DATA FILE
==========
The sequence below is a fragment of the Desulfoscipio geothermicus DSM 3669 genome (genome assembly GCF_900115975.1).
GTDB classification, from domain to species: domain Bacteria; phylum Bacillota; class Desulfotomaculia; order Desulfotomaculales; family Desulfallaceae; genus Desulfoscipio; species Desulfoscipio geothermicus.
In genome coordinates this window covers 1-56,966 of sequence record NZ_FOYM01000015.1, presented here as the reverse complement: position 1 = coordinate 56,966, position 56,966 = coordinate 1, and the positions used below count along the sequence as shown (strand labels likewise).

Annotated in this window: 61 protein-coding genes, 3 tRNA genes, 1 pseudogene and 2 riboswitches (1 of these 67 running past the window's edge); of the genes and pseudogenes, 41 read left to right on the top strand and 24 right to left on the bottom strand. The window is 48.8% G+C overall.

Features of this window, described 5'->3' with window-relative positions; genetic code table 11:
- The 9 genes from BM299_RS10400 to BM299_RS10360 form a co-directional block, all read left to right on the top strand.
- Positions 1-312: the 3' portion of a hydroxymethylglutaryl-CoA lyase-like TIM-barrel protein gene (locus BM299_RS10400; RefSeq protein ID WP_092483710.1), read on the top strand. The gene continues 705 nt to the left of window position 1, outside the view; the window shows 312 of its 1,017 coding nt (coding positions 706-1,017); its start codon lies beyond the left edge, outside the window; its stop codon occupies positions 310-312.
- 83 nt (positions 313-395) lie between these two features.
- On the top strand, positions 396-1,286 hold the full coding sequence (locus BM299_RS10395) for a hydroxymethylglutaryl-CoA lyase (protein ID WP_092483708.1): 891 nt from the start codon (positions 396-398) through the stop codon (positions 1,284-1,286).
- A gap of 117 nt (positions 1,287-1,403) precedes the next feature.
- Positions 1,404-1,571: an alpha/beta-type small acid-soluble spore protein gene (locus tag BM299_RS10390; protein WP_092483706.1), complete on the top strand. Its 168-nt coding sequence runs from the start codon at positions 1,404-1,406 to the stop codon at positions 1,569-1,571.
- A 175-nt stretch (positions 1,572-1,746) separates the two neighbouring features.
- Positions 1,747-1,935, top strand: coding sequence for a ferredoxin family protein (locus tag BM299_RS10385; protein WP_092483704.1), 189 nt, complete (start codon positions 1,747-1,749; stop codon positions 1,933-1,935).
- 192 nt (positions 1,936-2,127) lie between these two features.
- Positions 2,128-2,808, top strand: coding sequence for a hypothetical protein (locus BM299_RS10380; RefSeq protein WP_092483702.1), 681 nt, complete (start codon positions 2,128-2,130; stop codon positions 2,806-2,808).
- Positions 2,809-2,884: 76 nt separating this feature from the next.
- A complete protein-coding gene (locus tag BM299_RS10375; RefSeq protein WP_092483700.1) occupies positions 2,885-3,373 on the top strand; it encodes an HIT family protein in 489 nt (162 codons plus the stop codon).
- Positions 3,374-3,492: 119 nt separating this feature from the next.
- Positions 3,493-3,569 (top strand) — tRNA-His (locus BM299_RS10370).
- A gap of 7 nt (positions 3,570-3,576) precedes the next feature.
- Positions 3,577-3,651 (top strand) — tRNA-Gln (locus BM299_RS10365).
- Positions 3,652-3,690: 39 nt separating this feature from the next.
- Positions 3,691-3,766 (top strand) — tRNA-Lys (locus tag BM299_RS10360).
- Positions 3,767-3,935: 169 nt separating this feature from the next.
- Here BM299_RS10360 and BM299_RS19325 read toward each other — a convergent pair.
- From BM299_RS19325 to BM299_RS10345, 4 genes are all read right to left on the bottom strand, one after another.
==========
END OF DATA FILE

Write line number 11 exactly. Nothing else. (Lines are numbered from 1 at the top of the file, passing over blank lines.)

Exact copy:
- Positions 1,404-1,571: an alpha/beta-type small acid-soluble spore protein gene (locus tag BM299_RS10390; protein WP_092483706.1), complete on the top strand. Its 168-nt coding sequence runs from the start codon at positions 1,404-1,406 to the stop codon at positions 1,569-1,571.